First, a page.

Circle Of Competence Issue #21

July 22, 2018

What are you reading this week? Drop me a line or tweet @competence_co. Also, this week, I'm encouraging my subscribers to forward Circle of Competence to one person who you'd think might enjoy getting curated links weekly. Thanks and have a great week!

 

HIGHLIGHTED INVESTOR

 

This week I had the distinct pleasure to speak with a seasoned commercial real estate broker and investor, Jim Scofield from Raleigh, NC. He was gracious enough to allow me to share a few nuggets I took from our conversation and share them below. Enjoy!

 

1. As an investor or businessman in general, DWYSYWD - do what you say you will do! Following through with promises is such an important part of building a positive reputation that will precede you in more areas than business. 

 

2. Time kills all deals. Investing requires great patience, but when an opportunity presents itself, move swiftly. Time kills all deals.

 

3. Take the 'value investing' approach when investing in real estate, which means investing consistently through all the cycles, up and down.  You can never time the market peaks and valleys exactly, but if you invest consistently through the cycles, you’ll get some good deals in slower markets, and you’ll pay more in hotter markets.  But over the long haul, which investing is all about, you’ll achieve a profitable “weighted value” for your portfolio. Consider and evaluate all the opportunities available to you, and invest in the one that will yield the highest risk-adjusted return. Continue to deploy capital conservatively in all markets (with reason). Over time you will build up a portfolio of properties at different rates of return, but it will average out to a satisfactory rate of return as long as you do not over leverage.

 

4. Real estate is all about relationships so get in touch and stay connected with those who hold the keys (brokers, owners, etc.)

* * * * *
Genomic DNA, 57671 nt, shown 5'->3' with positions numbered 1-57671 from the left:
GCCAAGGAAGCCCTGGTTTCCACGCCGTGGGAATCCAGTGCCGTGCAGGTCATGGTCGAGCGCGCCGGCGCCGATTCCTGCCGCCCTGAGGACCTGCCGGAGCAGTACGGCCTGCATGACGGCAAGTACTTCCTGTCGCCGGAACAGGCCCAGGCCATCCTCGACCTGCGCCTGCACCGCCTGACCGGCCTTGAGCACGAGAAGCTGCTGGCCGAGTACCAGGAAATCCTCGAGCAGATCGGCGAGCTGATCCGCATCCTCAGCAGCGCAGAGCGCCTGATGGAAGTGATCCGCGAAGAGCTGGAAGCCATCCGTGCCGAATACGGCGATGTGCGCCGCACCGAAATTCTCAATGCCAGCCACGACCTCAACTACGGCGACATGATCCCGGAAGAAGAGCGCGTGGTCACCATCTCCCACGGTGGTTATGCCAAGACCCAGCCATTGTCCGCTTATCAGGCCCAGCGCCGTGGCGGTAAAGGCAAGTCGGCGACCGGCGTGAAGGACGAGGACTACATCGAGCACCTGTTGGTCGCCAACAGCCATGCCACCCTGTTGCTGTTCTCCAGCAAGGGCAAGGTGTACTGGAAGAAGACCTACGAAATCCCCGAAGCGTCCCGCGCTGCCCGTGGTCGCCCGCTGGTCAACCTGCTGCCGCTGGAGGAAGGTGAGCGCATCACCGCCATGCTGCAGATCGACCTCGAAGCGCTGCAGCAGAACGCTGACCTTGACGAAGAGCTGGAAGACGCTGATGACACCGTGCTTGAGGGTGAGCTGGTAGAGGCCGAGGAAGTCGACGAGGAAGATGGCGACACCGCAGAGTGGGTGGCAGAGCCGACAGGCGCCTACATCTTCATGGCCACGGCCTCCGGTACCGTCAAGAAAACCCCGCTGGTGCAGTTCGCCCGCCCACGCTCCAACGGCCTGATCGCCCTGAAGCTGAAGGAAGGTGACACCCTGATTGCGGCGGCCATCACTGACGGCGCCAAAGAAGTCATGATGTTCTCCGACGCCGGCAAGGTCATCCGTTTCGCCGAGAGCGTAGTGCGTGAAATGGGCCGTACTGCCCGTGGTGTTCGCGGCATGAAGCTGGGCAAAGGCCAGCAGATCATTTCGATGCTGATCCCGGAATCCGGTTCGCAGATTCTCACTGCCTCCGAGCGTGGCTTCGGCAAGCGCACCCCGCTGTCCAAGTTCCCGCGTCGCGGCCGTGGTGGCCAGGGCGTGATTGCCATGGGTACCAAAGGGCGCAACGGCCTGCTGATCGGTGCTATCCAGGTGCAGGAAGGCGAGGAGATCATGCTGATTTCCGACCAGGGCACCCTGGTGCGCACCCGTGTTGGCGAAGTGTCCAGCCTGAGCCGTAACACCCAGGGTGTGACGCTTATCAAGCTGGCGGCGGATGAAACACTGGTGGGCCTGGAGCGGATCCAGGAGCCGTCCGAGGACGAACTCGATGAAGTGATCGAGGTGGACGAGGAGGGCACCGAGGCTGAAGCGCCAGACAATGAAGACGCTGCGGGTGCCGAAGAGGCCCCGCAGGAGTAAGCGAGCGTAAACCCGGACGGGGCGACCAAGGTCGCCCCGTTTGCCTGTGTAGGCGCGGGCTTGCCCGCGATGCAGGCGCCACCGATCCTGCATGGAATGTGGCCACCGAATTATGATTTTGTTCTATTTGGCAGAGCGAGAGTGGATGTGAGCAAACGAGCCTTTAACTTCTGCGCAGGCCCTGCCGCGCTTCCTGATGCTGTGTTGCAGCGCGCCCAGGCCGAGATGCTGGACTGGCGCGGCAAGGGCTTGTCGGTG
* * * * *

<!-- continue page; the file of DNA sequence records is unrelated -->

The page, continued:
5. Leverage is a key aspect of real estate returns but use it with prudence so that when markets cycle and times get tough, you can hold onto possession of the asset.

 

6. Do your due diligence on the people you are doing business with. As my father-in-law would say, any deal or contract is only as good as the person behind it. 

 

7. Persistence is key. Don't take no for an answer and keep knocking on doors. Follow up, follow up, follow-up.  Today’s “no” will eventually turn into a “yes” at a future point of time due to changing circumstances. The deals will follow. 

 

 

DEPARTMENT OF GENERAL FINANCE

 

Working Capital: Bodies, Blood, & Buckets

Short essay by the Adventur.es firm (led by Brent Beshore) on working capital in private company negotiations. I had never thought about working capital as anything other than a balance sheet metric for public companies, but as you will see, in this article he points out discrepancies that can happen in negotiations where buyers and sellers think parts of the working capital will belong to them after closing the transaction. Interesting read!

 

LinkedIn Discussion On Structuring Self Storage Deals

Wonderful discussion on Kris Bennett’s LinkedIn on what he is seeing in the Self Storage Markets today as he underwrites deals and is trying out various deal structure scenarios. Absolutely loved the comments - the power of a network can’t be understated!

 

Live Stream With Paul Moore On Investing In Self Storage Deals

Fantastic live stream by Paul Moore from Wellings Capital on niche investing in Self Storage. He is an experienced multifamily syndicator and is currently syndicating large self storage facility deals. If you listen closely, you will hear several wonderful little nuggets on what to look for when examining self storage deals including:
 

- looking for less than 7 square feet per person of storage space in a 3 mile radius as a proxy for market saturation.

 

- statistics on how people find storage facilities around them (convenience, road frontage).

 

- Mom and pop operators are aging and could be great sources for deals that are priced attractively.

 

Dell's Buyout Doesn't Math Doesn't Quite Compute